By Steve Kingstone
BBC correspondent, Sao Paulo
Scientists in Brazil have decoded the genetic structure of the country's best-known product, coffee.
Super-coffee could be around the corner
The success of a two-year government project was announced on Tuesday by the country's agriculture minister.
Roberto Rodrigues said an extraordinary horizon had opened up - and the coffee would taste even better as a result.
He proclaimed that Brazil would use the genetic code to create a super-coffee, richer in taste, more aromatic and resistant to disease and frost.
Suddenly, scientists know an awful lot about coffee in Brazil.
Having studied 200,000 strands of DNA, they have identified 35,000 coffee genes, a combination of which gives the drink its aroma and flavour.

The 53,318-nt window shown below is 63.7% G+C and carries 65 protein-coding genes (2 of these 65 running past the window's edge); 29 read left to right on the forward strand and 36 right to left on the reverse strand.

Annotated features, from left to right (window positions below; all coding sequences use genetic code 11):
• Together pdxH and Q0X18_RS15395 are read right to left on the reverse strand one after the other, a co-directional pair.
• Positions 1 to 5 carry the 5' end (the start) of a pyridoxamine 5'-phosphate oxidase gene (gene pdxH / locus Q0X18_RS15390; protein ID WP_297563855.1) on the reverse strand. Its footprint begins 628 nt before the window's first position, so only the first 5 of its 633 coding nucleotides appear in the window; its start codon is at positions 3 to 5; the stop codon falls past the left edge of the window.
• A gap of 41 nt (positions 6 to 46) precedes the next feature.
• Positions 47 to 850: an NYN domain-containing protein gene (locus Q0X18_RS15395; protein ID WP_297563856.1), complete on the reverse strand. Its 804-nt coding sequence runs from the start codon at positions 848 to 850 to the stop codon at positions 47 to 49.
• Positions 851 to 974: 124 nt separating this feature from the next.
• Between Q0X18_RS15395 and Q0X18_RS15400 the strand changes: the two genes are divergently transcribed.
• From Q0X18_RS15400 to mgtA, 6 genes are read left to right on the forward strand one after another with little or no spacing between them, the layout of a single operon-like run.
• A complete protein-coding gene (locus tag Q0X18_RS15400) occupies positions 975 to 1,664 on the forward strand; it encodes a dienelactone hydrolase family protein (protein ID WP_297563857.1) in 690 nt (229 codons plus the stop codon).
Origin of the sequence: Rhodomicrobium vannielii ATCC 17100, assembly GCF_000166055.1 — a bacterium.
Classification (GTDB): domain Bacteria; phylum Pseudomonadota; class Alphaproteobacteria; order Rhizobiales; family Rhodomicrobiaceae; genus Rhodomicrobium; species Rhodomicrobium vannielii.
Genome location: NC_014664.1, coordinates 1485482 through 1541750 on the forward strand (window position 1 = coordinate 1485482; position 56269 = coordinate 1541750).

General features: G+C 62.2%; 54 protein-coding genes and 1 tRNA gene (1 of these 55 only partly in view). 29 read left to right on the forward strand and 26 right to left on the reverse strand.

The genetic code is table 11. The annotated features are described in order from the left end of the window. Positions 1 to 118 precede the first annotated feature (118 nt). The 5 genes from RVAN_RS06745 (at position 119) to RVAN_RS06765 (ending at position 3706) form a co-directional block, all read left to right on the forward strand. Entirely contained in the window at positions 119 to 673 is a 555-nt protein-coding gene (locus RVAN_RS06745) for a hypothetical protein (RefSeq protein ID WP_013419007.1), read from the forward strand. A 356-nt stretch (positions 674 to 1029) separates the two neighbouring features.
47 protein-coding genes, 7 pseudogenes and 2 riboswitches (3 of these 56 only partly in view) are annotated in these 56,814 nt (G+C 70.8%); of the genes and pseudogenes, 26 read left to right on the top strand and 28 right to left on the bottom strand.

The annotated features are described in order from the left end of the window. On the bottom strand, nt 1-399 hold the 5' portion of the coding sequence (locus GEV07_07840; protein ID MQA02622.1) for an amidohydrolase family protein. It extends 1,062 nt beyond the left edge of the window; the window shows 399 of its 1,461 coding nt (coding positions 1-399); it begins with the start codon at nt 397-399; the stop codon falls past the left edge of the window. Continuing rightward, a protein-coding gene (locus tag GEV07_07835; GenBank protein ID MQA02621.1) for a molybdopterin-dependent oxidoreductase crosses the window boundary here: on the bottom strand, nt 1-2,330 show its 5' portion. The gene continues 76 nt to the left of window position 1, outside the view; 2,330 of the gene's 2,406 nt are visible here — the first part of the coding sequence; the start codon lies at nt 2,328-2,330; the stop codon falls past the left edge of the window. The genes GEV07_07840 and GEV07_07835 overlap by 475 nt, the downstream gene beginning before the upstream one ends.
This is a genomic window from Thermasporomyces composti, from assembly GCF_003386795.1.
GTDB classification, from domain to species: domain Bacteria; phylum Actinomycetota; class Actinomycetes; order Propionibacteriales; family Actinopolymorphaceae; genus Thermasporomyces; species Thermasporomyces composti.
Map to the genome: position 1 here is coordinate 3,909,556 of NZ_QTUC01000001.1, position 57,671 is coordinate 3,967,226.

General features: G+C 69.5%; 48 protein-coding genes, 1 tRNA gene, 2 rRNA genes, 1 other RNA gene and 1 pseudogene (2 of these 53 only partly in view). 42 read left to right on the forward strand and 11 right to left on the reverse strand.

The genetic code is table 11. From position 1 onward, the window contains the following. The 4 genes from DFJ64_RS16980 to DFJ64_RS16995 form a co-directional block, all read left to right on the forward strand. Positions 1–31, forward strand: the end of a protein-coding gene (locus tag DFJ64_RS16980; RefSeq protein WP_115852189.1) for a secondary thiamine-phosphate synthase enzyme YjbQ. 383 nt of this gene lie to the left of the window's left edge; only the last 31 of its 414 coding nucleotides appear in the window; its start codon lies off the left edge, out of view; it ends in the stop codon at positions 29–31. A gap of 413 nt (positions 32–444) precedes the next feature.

"We are going to create a super-coffee that everyone can benefit from eventually," Mr Rodrigues told reporters in Brasilia.
He said this would be achieved naturally through cross-pollination of coffee plants and not through genetic modifications in a laboratory.
If that boast rings true, Brazil will move even further ahead of its competitors.
Already, the country accounts for a third of the world's coffee production.
The government will not make these findings available internationally for at least two years.